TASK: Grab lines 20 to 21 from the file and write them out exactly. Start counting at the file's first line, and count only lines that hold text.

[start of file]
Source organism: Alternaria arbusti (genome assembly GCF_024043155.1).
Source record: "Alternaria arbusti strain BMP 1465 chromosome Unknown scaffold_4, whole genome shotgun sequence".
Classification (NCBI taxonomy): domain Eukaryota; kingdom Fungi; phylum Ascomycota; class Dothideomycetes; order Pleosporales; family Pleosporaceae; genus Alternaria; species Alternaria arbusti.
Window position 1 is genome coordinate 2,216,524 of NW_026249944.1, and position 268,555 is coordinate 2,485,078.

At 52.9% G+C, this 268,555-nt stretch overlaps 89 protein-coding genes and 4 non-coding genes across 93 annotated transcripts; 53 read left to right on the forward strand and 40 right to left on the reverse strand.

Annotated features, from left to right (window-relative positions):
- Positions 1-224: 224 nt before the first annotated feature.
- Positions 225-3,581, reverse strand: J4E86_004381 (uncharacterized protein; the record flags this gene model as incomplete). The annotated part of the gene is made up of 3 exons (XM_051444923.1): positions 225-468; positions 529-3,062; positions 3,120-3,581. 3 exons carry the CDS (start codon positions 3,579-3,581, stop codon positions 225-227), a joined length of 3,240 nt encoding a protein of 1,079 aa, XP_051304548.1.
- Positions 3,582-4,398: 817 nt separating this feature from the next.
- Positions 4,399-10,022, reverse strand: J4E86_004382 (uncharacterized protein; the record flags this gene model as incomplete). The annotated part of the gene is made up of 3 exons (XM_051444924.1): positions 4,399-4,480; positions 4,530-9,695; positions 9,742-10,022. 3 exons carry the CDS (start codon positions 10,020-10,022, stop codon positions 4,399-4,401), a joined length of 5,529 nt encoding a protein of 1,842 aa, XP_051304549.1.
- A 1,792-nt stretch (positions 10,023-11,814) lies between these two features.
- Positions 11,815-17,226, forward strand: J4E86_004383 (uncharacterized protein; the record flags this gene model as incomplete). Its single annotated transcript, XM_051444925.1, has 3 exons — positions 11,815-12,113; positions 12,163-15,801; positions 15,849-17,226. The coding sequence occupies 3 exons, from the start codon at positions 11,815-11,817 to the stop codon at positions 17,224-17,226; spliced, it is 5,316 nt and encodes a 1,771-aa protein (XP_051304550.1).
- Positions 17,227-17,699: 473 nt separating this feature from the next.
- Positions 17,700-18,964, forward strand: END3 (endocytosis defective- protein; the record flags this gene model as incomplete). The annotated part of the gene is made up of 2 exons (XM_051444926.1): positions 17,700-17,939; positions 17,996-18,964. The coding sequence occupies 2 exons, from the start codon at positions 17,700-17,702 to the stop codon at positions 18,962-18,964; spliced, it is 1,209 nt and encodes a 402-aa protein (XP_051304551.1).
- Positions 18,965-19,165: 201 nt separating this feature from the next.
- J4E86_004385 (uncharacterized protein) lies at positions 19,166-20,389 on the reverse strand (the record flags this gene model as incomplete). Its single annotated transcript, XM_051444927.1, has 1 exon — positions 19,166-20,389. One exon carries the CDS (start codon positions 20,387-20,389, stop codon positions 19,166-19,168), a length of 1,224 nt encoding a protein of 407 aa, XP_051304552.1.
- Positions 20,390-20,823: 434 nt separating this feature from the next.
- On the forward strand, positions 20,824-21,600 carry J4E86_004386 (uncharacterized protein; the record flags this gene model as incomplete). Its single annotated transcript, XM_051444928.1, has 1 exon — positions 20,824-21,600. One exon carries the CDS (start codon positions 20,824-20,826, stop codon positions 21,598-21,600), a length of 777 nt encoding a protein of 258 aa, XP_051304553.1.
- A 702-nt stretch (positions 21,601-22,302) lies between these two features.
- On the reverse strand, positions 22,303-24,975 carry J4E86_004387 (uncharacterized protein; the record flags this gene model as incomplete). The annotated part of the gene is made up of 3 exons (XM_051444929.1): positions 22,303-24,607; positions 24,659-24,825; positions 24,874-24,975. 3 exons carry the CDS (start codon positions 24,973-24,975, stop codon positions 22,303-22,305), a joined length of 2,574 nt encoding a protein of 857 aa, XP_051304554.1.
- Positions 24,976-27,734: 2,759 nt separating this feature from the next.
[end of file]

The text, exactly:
- On the reverse strand, positions 22,303-24,975 carry J4E86_004387 (uncharacterized protein; the record flags this gene model as incomplete). The annotated part of the gene is made up of 3 exons (XM_051444929.1): positions 22,303-24,607; positions 24,659-24,825; positions 24,874-24,975. 3 exons carry the CDS (start codon positions 24,973-24,975, stop codon positions 22,303-22,305), a joined length of 2,574 nt encoding a protein of 857 aa, XP_051304554.1.
- Positions 24,976-27,734: 2,759 nt separating this feature from the next.